One of the central questions surrounding the Boston Marathon bombings is whether they portend a larger wave of terror attacks by homegrown Islamic radicals. The culprits, two brothers of Chechen origin, one of whom was a naturalized U.S. citizen, had both lived in the country for more than a decade. While the older brother is reported to have been sullen, resentful and ill at ease in his adopted country, the younger brother was by all accounts a well-mannered kid, whose main vice was marijuana. Many fear that if these two men could turn viciously against the country that gave them refuge, the same might be true of at least some small number of their co-religionists.
Less than two years after resigning from Congress under less than ideal circumstances, Anthony Weiner is reportedly giving serious consideration to running for mayor of New York City. During his first bid for the Democratic mayoral nomination in 2005, Weiner distinguished himself as a voice for middle-income outer borough voters who felt left out of Michael Bloomberg’s Manhattan-centric vision for the city’s future. To some, Weiner seemed like a younger, scrawnier Ed Koch, with the same bulldog tenacity and populist brio. Having graciously conceded defeat that year in the name of Democratic unity, many believed Weiner had a strong shot at winning the mayoralty once Bloomberg left the picture. Then, of course, he was caught sending creepy photographs of himself to various young female strangers, and then lying about it to the press.
You’d think comprehensive immigration reform legislation would be a done deal. President Barack Obama has promised to overhaul immigration policy since his 2008 campaign, and leading Republicans have been keen to do the same in the wake of the last presidential election. Last week the U.S. Chamber of Commerce and the AFL-CIO, representing the interests of Corporate America and organized labor, respectively, endorsed a series of reform proposals, including a substantial increase in work visas and labor-friendly prevailing wage requirements. A bipartisan group of eight senators has been working toward a deal, and a bipartisan group of eight House members is also in on the act. So what’s the holdup?
As the Supreme Court weighed arguments over California’s Proposition 8 and the federal Defense of Marriage Act last week, the cultural and political momentum in favor of same-sex civil marriage was extraordinary. One after another, prominent Democrats who had been reluctant to endorse same-sex civil marriage switched their positions, recognizing that they were in grave danger of being “on the wrong side of history” (a phrase we’re hearing a lot lately). Some of the reversals have been surprising only because they’ve come so late, as in the case of Hillary Clinton. Others, like Senators Jon Tester and Kay Hagan, were surprising because they represent states, Montana and North Carolina, where same-sex unions aren’t recognized.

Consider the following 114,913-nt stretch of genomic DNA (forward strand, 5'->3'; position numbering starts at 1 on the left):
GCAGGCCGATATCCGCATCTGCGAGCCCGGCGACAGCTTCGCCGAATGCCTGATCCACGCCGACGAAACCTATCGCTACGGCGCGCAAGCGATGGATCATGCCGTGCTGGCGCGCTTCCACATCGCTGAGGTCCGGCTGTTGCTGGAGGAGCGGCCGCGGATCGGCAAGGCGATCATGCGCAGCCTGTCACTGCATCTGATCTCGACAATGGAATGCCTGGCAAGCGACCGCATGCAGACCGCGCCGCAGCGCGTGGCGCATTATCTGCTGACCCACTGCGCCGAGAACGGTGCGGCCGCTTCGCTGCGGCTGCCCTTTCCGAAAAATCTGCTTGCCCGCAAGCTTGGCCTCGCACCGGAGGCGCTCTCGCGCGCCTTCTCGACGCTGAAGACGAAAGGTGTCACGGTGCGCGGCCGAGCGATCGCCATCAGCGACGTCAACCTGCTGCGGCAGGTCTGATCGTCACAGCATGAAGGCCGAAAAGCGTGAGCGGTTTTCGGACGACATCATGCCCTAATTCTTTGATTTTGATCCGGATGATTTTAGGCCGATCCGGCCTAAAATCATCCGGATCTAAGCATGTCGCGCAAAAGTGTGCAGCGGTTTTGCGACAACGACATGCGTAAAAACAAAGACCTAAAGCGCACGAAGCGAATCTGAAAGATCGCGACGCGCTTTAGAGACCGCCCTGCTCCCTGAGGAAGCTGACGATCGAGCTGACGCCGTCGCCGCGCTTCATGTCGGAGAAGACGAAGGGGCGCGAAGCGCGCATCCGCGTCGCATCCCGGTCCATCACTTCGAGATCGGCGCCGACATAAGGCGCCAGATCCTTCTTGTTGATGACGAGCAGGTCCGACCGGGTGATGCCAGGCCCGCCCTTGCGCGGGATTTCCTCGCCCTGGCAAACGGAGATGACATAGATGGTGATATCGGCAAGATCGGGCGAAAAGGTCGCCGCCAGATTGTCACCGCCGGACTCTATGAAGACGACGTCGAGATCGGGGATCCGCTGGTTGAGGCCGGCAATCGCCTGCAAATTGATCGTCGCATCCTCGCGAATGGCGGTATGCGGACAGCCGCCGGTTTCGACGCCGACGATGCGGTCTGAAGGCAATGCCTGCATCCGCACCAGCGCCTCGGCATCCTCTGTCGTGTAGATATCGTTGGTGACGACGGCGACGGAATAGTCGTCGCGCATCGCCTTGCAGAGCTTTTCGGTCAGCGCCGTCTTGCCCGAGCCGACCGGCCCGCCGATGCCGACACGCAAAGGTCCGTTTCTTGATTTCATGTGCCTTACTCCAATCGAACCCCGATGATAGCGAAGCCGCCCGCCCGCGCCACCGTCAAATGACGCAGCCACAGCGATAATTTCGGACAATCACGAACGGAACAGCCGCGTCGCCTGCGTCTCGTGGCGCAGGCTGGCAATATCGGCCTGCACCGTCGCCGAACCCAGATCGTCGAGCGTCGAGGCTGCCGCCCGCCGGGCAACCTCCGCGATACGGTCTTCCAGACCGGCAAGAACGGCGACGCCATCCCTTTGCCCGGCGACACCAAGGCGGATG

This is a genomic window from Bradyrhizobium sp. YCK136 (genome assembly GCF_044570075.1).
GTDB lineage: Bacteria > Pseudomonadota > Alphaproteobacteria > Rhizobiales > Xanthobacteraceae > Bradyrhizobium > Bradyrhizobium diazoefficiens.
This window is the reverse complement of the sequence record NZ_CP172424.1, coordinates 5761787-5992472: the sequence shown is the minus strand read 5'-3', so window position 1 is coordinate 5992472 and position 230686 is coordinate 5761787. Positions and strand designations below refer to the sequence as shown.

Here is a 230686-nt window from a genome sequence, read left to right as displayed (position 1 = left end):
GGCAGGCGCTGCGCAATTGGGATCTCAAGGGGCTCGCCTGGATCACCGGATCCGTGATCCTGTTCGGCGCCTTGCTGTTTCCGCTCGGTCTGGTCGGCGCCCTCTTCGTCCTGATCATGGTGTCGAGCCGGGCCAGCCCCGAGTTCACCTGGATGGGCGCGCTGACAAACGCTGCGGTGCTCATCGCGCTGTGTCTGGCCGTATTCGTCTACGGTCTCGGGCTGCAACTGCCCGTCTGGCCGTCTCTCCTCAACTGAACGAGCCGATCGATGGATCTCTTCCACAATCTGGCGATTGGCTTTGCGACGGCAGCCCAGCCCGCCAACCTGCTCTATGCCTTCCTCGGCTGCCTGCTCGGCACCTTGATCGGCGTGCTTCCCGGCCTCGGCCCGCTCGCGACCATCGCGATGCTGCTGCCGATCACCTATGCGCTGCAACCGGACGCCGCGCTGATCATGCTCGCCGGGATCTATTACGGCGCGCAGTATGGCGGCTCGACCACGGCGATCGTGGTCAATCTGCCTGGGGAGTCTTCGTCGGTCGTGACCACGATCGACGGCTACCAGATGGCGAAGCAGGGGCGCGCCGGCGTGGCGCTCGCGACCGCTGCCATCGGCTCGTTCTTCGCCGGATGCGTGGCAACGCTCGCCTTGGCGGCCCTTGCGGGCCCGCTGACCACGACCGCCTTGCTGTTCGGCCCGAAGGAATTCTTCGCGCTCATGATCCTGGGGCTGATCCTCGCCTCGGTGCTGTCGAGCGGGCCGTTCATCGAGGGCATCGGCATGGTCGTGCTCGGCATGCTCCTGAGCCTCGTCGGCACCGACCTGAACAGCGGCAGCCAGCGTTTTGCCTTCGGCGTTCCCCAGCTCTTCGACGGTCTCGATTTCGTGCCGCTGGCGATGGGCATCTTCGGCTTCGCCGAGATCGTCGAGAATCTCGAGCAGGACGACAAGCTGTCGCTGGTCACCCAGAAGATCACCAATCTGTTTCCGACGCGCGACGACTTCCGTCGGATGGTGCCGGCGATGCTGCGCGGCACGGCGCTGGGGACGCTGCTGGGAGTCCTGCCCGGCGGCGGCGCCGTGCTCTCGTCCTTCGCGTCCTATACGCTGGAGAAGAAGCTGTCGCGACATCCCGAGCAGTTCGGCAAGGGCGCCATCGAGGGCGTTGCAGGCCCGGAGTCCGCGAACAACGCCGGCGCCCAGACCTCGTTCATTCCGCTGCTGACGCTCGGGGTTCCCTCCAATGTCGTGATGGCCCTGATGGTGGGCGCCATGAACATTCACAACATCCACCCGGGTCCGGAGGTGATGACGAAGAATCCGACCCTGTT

One of the core ideas behind the Affordable Care Act (ACA), President Obama’s ambitious and very controversial effort to expand access to medical insurance, is that state governments will work with the federal government to make high-quality care more accessible and affordable by creating subsidized state-based insurance exchanges. For those who aren’t covered by employer-sponsored insurance or Medicare or Medicaid, the exchanges are meant to offer a range of affordable insurance plans, with subsidies varying by household income.
Across the political spectrum, there is a growing recognition that while short-term battles over government spending are important, they would be far less ferocious and intense if our economy were growing at a faster clip. But while conservatives and liberals alike clamor for more growth, they disagree about how to produce it. The key is unleashing what the economist Joseph Berliner once called the “Invisible Foot,” the neglected counterpart to Adam Smith’s “Invisible Hand.”
The minimum wage debate is back, thanks to President Barack Obama. In his State of the Union address this week, he noted that a full-time worker earning the federal minimum wage of $7.25 an hour would earn $14,500 a year. This is an amount that would be very low for a single adult living alone, let alone the parent with two children whom the president invoked in his speech. And so he called for a sharp increase in the federal minimum wage from $7.25 an hour to $9 an hour, an amount that would be indexed to inflation, as a way to fight poverty and to give the economy a boost.
Federalism’s days appear to be numbered. The reason isn’t so much that the power of the federal government has increased, though that’s part of it. Instead, the slow-motion death of federalism flows from the fact that a wide array of federal programs have seduced state governments into playing Washington’s tune.
In U.S. political debates, there is a tendency to separate economic issues, like taxes, spending and regulation, from social issues, like abortion rights, gay rights and gun rights. Immigration, as a general rule, tends to fall in this latter bucket, as an issue that comes up mainly because it matters to Latino and Asian voters and a handful of vocal immigration restrictionists.